• Pork is so essential to Chinese culture that the Mandarin character for "family" is a pig under a roof.
  • Pork consumption is forbidden by both Muslim and Jewish religions. 


Imagine you are a farmer. You grow mostly vegetables in your carefully rotated fields, but you also keep a few chickens for fresh eggs for the family and some extra to take to market. Learning to farm was a steep ramp up but you've got the hang of it now and have a thriving CSA, make more than a solid showing at the market and eat well at home. Over time, you've been able to expand the acreage in production by clearing a bit more of the meadow. The farm is a lovely parcel situated at the edge of a wood that you can't plant but provides fuel for the fire, a windbreak for the field and sometimes just a nice place to be. 

Now imagine you had a tool on the farm that helped you manage many of these things. It helped you clear new land, digging up the rocks and roots that tangled the plow, laying down a bed of fertilizer in the process. It turned all of the inedible by-products of growing - the corn stalks and unformed cobs, the wilted lettuce and the patch of tomatoes that got hit by frost before you could get them off the vine, even the eggshells from your morning's over-easy - and turned that not into garbage or even compost but into delicious food. And you could send this thing into the forest, which is too thickly wooded to plant, and it would utilize that plot as an income earner as well. And every time you used that tool for any of these things it didn't depreciate, but increased in value. Would you have the product of sophisticated engineering? Impeccable design and innovation? In a way you would. You would have yourself a pig. 

The domesticated pig plays an invaluable role on an integrated farm. It is a living trash compactor, able to consume nearly anything that needs disposal - even the rotten stuff - which provides a reliable source of sanitation on the property. Unlike composting, which requires time and attention to break down waste into useable fertilizer, particularly for items such as meat scraps that aren't as easily compostable, pigs wolf down farming by-products in a flash and turn them into, well, bacon.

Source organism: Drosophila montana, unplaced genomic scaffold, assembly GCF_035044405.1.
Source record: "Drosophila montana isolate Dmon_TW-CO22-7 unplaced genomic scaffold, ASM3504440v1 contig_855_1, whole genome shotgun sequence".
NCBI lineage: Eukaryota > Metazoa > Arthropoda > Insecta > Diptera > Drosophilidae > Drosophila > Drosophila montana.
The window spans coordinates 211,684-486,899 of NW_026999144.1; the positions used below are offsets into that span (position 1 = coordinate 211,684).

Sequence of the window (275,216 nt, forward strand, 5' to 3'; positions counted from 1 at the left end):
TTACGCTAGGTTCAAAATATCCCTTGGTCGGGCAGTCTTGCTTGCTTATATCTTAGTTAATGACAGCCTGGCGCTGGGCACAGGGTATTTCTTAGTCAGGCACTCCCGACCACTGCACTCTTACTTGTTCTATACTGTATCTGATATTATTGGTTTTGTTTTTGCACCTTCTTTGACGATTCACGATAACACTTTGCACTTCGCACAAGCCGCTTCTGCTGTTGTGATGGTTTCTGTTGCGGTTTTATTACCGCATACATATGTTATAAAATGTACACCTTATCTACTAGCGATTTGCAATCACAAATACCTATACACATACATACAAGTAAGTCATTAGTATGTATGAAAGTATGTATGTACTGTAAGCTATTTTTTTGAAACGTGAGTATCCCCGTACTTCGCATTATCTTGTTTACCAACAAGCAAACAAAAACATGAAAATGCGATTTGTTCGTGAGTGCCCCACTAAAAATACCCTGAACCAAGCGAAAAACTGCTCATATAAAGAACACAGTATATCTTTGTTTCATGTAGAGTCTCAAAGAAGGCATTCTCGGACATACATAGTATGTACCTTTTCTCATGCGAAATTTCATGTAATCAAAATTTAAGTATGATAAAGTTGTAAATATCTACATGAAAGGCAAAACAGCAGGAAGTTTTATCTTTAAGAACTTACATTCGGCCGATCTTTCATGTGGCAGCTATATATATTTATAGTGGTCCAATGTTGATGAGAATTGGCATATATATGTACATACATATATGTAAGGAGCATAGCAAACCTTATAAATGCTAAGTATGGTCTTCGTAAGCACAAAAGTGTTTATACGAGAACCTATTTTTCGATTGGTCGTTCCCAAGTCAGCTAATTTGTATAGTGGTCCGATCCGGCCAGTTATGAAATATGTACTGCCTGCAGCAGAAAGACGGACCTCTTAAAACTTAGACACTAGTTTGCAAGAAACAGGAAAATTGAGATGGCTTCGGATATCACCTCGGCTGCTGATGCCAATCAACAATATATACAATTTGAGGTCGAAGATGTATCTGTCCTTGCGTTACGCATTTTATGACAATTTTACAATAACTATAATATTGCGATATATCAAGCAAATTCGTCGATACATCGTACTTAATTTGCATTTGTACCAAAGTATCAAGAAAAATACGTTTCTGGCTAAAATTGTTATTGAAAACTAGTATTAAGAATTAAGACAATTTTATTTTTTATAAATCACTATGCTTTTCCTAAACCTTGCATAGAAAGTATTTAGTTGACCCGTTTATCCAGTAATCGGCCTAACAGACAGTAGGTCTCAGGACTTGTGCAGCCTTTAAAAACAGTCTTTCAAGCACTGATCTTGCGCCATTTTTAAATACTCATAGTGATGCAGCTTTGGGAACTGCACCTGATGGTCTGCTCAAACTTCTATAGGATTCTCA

Pigs live to root, an instinct that is used to tremendous advantage on the farm. When a new field needs to be broken, just let the pig have at it and it will snuffle up and eat every root and fiber that gets in the way of digging in no time. And that patch of trees that will never be crop worthy? Put pigs in it and you've turned background scenery into bankable property where you raise your swine for market or meat. 

That is the sustainable model of raising pigs, as part of the ecosystem of the farm. It makes all kinds of sense - economic, practical and common sense - to raise pigs in this way. However, only a fraction of animals enjoy this lifestyle. The majority of pigs are raised in farms that are called CAFOs (Concentrated Animal Feeding Operations); tragically over-populated facilities that prioritize speed and efficiency over the health and wellbeing of the animals, eaters and communities. 


Traditionally, hogs are butchered in the cooler months of the fall and early winter so that the meat can be hung for twenty-four hours after slaughter to allow it to drain and chill without freezing. The array of curing methods, described below, enabled the meat to be enjoyed throughout the year without refrigeration. 

In industrial CAFOs, hogs are produced and slaughtered all year-round but there is still a bit more activity in the last quarter of the year. Some operations may still have some seasonal breeding in place that accounts for the increased volume. Consumer demand also influences this slight increase as eaters feature hams on their holiday tables and cook more roasts in the winter than any other season.